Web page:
As soon as she saw the gains that regular people achieve through organizing, Shaine Truscott says she was hooked.

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UNION FIELD DIRECTOR
Shaine Truscott

What do you do? I’m the field director for Service Employees International Union (SEIU) 775, a union of 44,000 caregivers in Washington and Montana. Our members care for our elderly and people with disabilities. Our union works to improve the lives of caregivers, and the clients they care for. I work to make sure that our union is strong, and that members’ voices and stories are heard by decision makers.

How did you get started in that field? I was looking for a job as a nursing assistant. An online search pulled up a temporary canvassing position. The headline read, “Help caregivers make improvements to their wages and benefits.” I barely knew what a union was, but I knew that caregivers deserved more, so I threw myself into it. As soon as I saw the gains that regular people achieve through organizing, I was hooked.

What’s a typical day like? My favorite days are when I’m with workers standing up for themselves and demanding positive changes — either through rallies and marches, grassroots lobbying, electing pro-worker politicians or taking action at work. On those days, I usually coordinate the action, lead chants and provide support to workers standing up for themselves. I also spend a lot of time planning and coordinating campaigns and making sure everything is running smoothly.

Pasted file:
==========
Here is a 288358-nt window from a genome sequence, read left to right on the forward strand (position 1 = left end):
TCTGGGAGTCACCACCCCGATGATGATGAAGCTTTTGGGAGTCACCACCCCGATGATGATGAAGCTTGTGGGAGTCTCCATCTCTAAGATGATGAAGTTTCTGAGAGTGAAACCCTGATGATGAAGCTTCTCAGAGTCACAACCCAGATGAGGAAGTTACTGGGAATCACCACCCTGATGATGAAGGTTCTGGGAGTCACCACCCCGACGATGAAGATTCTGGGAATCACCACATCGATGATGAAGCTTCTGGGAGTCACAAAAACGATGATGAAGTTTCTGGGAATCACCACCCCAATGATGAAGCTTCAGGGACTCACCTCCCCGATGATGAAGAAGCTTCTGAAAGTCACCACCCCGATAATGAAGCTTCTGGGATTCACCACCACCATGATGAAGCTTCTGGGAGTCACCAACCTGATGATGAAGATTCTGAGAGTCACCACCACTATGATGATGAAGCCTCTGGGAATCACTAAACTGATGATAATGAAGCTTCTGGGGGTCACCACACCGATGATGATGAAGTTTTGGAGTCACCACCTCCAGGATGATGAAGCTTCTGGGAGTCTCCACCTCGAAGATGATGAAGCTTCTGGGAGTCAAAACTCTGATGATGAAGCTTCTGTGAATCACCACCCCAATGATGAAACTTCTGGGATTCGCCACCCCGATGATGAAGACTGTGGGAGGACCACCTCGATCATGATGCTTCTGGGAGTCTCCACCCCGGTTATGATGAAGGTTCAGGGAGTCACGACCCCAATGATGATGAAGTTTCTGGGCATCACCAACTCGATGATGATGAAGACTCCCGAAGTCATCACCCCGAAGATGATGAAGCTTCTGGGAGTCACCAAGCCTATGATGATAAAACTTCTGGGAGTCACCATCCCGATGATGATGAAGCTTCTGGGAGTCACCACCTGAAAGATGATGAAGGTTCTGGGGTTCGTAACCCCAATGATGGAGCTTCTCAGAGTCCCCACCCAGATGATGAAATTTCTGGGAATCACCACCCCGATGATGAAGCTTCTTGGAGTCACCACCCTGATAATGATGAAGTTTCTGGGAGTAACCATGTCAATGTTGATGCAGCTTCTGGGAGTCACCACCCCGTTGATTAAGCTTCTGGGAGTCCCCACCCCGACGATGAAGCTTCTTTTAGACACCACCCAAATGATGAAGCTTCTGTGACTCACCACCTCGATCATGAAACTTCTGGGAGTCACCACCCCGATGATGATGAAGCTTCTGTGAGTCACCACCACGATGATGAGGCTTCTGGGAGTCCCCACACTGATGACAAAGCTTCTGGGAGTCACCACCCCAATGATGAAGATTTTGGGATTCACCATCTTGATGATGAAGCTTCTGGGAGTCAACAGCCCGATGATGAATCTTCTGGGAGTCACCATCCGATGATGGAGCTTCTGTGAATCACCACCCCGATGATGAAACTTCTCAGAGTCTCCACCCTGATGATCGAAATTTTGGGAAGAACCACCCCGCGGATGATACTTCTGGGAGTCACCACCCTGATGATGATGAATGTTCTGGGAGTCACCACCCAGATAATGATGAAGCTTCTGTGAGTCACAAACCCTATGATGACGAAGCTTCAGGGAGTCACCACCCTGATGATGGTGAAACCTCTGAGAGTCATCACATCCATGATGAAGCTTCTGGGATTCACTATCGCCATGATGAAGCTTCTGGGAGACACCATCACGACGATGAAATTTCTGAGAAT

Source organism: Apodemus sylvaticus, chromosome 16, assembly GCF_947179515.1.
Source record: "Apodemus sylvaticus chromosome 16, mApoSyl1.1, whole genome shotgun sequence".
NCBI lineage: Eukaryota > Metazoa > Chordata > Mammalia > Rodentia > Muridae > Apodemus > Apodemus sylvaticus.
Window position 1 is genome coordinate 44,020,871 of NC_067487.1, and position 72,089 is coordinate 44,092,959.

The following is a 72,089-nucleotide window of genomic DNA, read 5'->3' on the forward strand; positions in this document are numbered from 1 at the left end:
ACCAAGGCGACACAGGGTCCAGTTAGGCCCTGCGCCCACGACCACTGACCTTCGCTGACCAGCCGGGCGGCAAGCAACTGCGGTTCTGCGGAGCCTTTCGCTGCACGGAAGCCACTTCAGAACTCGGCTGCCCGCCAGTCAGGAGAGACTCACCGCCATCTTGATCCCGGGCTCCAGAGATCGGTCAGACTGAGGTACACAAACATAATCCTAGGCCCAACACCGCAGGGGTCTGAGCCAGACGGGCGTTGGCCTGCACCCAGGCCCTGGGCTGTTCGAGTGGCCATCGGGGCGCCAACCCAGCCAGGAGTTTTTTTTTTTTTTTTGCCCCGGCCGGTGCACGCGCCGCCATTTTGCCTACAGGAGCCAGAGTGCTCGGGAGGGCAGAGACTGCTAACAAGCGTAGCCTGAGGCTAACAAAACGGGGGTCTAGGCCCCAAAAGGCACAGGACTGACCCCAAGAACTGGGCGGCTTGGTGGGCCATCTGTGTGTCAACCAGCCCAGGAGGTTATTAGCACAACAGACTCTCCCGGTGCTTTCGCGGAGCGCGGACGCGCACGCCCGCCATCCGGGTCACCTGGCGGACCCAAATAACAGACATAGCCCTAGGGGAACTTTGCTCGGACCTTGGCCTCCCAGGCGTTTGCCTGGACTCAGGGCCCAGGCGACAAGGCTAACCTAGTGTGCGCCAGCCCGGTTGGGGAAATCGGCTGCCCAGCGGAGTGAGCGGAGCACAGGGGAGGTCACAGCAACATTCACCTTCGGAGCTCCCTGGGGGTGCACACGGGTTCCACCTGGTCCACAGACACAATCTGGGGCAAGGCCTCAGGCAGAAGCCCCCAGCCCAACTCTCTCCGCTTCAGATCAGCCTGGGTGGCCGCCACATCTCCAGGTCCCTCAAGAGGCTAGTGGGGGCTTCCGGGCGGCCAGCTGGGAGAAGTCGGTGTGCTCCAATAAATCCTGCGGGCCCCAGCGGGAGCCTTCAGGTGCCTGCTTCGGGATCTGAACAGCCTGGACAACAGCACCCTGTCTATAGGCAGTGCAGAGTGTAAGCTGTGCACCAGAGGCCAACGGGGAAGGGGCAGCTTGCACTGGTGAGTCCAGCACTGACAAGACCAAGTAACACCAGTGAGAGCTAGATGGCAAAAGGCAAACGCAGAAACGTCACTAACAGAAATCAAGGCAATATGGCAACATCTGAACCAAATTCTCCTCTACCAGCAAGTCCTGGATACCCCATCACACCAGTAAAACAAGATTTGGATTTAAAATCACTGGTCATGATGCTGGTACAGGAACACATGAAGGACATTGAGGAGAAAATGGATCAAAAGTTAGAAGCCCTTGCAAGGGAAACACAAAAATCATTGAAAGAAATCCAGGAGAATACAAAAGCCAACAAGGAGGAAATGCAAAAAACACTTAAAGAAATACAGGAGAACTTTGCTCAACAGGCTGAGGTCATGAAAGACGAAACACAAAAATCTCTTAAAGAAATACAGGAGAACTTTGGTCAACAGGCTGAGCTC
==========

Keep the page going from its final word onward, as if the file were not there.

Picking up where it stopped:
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What’s the best part of the work? Winning. When we win, people’s lives improve. Our union has made life-changing improvements to caregivers’ wages and benefits. But we don’t stop there. I spent a year campaigning with thousands of others for Obamacare — now, my two siblings have insurance. Last year, I worked on our minimum wage law — this April, all my friends making minimum wage are getting a raise. It’s incredible what organizing can accomplish.

What surprises people about what you do? I think people are surprised that I’m a young woman, since that’s not the typical face of union leadership. The truth is, our generation has a lot of work to do to build the future we deserve. We can’t do that without changing how we treat labor and working people. It doesn’t surprise me that young people are stepping up. It’s our future.